Are you making these sunscreen mistakes?

Are you making these sunscreen mistakes?

Who doesn’t love spending time outdoors in lovely, sunny weather? Whether this means going to the beach, pool or just sitting out on the lawn, it’s crucial you remember to apply sunscreen. But are you using it properly?

Here are the most common mistakes to avoid when it comes to this summer essential:

  1. You forget to put it on in the morning.

Before you leave your house for the day, you should get into the habit of applying sunscreen. Consider putting it on before you even get dressed. Being directly in the sun without protection can cause serious damage to the skin. By putting it on immediately before getting dressed, you are ensuring that you’ll be protected from the very beginning.

  1. You don’t reapply it throughout the day.

“Sunscreen should be reapplied every few hours, depending on the activity,” says Dr. Sarah Kasprowicz, a dermatologist affiliated with Advocate Illinois Masonic Medical Center in Chicago.

Don’t forget your to apply on your face, because lips, head, ears and neck are often areas that we neglect in application, Dr. Kasprowicz says.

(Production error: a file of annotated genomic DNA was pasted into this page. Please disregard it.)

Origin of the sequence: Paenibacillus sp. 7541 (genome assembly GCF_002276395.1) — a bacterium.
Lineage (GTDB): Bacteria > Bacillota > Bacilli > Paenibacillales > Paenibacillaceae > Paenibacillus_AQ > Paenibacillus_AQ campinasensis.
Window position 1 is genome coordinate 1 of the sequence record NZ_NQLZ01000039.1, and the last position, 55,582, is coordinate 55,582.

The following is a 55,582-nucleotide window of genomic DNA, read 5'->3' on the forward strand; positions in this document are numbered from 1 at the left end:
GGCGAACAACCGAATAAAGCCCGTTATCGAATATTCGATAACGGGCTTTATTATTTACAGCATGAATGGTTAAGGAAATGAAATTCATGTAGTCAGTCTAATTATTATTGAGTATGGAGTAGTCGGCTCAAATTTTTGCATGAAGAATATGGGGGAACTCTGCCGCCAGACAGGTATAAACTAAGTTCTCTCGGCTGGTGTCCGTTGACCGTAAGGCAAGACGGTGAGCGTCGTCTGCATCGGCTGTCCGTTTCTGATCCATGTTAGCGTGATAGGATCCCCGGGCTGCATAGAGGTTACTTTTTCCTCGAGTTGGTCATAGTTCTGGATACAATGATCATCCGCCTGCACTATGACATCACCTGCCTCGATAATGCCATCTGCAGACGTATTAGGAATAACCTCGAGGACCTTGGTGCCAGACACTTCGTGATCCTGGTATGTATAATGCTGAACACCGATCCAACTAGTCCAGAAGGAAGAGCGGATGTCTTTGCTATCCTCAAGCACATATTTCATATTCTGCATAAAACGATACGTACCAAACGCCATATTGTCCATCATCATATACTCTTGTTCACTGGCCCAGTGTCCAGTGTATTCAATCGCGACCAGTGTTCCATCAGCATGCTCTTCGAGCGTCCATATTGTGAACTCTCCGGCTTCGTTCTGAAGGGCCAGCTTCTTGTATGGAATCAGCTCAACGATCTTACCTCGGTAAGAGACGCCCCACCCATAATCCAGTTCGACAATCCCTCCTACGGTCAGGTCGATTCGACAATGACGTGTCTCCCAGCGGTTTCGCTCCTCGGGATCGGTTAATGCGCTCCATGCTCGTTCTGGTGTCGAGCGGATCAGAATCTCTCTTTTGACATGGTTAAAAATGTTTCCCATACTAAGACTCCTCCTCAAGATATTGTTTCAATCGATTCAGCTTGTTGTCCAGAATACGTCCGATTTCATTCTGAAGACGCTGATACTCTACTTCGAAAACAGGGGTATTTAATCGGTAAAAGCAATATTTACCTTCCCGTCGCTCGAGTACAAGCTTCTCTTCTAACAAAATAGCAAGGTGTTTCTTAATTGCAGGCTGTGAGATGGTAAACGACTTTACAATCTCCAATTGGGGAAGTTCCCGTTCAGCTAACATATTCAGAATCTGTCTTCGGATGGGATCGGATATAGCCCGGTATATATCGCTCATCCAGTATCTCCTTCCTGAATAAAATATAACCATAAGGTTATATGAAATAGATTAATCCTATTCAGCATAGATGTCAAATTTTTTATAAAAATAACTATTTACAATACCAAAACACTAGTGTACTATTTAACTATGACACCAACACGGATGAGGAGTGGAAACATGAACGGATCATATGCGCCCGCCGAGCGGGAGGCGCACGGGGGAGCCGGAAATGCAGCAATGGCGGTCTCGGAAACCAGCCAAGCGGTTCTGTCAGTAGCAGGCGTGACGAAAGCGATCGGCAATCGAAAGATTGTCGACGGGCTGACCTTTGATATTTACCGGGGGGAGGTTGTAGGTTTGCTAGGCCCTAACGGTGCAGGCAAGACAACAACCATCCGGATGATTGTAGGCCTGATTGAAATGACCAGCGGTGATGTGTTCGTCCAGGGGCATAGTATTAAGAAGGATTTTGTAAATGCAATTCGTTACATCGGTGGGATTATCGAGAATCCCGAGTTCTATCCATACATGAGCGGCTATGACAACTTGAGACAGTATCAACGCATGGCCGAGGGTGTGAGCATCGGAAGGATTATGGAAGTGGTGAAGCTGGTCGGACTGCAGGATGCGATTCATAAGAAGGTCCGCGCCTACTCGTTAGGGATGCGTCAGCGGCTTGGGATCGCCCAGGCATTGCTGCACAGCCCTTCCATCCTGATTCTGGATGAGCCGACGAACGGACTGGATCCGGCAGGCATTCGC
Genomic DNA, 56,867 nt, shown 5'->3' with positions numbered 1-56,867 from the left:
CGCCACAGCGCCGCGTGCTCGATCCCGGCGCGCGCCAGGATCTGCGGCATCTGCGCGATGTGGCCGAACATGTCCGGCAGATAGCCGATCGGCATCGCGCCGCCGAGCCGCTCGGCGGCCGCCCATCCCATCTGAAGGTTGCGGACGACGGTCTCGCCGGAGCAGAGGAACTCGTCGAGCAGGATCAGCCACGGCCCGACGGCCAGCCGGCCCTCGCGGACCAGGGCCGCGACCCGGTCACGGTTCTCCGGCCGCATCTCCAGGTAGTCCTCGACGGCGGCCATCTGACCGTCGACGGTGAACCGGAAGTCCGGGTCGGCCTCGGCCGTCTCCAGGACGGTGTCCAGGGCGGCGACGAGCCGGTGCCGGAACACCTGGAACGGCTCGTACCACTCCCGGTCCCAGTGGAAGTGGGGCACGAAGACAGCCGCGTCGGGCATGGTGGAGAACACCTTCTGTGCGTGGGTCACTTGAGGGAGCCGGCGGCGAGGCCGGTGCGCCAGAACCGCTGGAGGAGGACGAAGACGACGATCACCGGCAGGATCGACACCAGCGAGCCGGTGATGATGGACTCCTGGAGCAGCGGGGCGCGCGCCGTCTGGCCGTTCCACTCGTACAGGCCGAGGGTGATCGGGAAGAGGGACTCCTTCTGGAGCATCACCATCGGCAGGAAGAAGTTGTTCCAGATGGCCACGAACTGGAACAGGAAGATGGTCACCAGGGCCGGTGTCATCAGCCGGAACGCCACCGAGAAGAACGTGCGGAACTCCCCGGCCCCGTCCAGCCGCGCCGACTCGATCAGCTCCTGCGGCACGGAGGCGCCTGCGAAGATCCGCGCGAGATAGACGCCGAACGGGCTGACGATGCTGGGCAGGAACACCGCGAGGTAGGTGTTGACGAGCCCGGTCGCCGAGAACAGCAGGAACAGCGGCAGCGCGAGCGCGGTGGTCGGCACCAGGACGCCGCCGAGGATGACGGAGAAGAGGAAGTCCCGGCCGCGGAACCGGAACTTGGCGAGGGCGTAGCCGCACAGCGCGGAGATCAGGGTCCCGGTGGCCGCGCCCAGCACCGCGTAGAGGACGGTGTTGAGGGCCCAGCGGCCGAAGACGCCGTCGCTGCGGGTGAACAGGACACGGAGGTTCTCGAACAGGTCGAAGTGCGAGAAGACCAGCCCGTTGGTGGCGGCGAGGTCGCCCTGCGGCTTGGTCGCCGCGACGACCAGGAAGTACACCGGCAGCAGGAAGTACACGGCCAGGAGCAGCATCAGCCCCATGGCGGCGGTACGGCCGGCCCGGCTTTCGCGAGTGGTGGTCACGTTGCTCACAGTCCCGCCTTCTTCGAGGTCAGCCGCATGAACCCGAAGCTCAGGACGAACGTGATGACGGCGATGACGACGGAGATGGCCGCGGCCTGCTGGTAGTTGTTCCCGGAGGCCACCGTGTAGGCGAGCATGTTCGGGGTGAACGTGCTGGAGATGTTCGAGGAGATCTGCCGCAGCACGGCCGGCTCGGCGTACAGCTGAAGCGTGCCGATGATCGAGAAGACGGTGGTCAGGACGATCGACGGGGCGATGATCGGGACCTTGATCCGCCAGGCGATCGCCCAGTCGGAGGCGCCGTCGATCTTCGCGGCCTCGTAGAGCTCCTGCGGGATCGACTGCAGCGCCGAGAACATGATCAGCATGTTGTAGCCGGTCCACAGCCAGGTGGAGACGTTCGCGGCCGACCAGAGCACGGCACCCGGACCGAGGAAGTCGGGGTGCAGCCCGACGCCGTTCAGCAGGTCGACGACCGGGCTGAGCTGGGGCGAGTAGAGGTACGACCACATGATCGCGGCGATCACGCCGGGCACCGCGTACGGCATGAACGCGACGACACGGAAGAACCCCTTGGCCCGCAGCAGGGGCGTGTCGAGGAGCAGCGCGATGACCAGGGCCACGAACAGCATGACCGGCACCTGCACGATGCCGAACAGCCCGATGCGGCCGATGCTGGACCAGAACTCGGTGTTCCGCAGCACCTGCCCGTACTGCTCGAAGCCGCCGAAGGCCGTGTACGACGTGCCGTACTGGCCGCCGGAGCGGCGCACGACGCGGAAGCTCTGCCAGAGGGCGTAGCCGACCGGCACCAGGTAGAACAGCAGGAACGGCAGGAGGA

1. The SPF isn’t strong enough.

“SPF (Sun Protection Factor) is a relative measure of how long a sunscreen will protect you for from UVB rays, which are thought to damage the skin’s outer layers,” says Dr. Kasprowicz. “For example, if it takes 20 minutes for your unprotected skin to start burning, using an SPF of 15 theoretically prevents burning 15 times longer (about five hours). It is important keep in mind that this calculation does not account for UVA rays, which typically reach the skin’s deeper levels.”

  1. You think the shade will protect you.

Perhaps the most popular misconception about sunscreen is that the shade will protect you. However, the sun can reflect off of almost any surface directly onto your skin without you even noticing.  In addition to sunscreen, Dr. Kasprowicz says sun-protective clothing is always a good bet to best protect you from the sun’s harmful rays.

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About the Author

Rina Jacobs
Rina Jacobs

Rina Jacobs, health enews contributor, is an intern in public affairs and marketing at Advocate Illinois Masonic Medical Center in Chicago. She is currently a student at Yeshiva University in New York City and is working towards a degree in Media Studies and Advertising. During her free time, you can catch Rina going to spin class, binge watching a Netflix series or sitting outside with an iced coffee.